The Shadow Box, Shining Through Productions, at the Heartland Studio Theater. Twenty-five years have not dulled the intensity of Michael Cristofer’s Tony- and Pulitzer-winning drama. In adjoining cabins on the grounds of a home for the terminally ill, three families confront or avoid the deaths of loved ones. All of the grief stages–denial, anger, depression, bargaining, and acceptance–get a piece of the limelight.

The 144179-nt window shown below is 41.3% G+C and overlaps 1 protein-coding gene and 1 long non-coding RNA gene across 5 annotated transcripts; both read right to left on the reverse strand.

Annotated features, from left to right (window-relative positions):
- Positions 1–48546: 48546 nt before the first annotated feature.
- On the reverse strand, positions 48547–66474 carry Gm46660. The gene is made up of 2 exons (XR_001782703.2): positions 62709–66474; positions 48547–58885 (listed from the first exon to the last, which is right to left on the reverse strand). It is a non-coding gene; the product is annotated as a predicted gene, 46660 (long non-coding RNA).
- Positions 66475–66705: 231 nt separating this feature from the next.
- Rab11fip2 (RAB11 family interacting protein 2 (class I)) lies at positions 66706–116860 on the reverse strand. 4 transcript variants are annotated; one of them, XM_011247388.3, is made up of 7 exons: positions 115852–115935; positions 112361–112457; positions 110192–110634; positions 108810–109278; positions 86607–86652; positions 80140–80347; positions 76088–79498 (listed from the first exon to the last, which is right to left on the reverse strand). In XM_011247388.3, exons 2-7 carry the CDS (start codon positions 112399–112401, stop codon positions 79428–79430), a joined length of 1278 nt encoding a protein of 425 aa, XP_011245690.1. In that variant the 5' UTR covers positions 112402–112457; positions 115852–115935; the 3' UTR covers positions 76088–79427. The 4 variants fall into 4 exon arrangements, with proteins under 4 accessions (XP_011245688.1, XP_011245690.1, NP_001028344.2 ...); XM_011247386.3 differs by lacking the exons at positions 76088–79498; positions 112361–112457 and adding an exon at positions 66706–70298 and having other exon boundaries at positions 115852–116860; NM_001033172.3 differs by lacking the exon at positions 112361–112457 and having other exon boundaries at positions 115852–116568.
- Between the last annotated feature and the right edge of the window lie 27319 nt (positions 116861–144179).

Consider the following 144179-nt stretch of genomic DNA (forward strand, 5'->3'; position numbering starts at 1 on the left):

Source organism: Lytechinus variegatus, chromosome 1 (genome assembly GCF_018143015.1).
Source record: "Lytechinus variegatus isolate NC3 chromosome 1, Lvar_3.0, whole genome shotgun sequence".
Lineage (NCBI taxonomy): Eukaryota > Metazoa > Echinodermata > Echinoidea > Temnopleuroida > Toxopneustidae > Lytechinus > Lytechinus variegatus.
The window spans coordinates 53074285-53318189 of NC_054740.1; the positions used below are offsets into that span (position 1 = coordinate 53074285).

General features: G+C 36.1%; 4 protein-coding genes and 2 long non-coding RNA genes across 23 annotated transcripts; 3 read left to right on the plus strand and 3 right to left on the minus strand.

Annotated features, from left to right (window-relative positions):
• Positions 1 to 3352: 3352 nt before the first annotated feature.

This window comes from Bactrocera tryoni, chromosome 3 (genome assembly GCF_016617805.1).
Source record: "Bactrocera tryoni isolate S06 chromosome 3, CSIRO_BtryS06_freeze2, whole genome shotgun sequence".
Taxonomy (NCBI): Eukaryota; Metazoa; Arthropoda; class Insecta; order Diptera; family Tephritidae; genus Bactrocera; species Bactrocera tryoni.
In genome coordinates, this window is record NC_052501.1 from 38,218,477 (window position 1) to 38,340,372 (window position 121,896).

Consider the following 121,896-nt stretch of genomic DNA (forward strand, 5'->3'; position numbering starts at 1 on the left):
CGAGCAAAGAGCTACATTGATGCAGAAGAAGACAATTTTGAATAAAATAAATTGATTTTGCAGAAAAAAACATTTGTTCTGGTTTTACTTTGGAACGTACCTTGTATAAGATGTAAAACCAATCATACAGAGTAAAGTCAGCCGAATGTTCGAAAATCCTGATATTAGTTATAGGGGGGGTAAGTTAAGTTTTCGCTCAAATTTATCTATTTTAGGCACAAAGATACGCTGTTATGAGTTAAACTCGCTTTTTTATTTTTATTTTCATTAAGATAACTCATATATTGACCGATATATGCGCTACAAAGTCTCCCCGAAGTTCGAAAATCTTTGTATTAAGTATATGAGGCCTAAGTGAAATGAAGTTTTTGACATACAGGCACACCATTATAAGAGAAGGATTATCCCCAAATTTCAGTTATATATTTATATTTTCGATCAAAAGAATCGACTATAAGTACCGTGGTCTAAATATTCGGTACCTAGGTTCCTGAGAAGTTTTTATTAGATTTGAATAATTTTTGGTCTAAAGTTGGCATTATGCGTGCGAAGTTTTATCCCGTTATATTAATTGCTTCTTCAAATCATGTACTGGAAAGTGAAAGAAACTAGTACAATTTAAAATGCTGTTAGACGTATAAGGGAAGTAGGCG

This is very much an actors’ play, critically dependent on sensitivity and subtlety. Director Michael Ryczek has calibrated his production precisely for the Heartland stage–a tiny box even with the walls and floor sponged green to create the illusion of open space. This intimate arena allows faces to reveal a thousand times more than we could hear in words. Ryczek has also helped his cast find their characters’ distinct rhythms–incessant chattering and rationalization from the very cerebral Brian (Andrew Kottler); singsong longing from old, old Felicity (Betty Scott Smith), who hopes for a visit from a daughter long dead; and deep-throated undulation from oversexed Beverly (Georg Coleman–perfectly cast, but a little too quick with her retorts to sound natural). Also noteworthy: although the members of different families don’t interact directly, Ryczek creates moments of connection by keeping characters from different story lines onstage together and allowing them to react to a shout or crash from another cabin, quietly letting us know that they–and we–all participate in the same tale.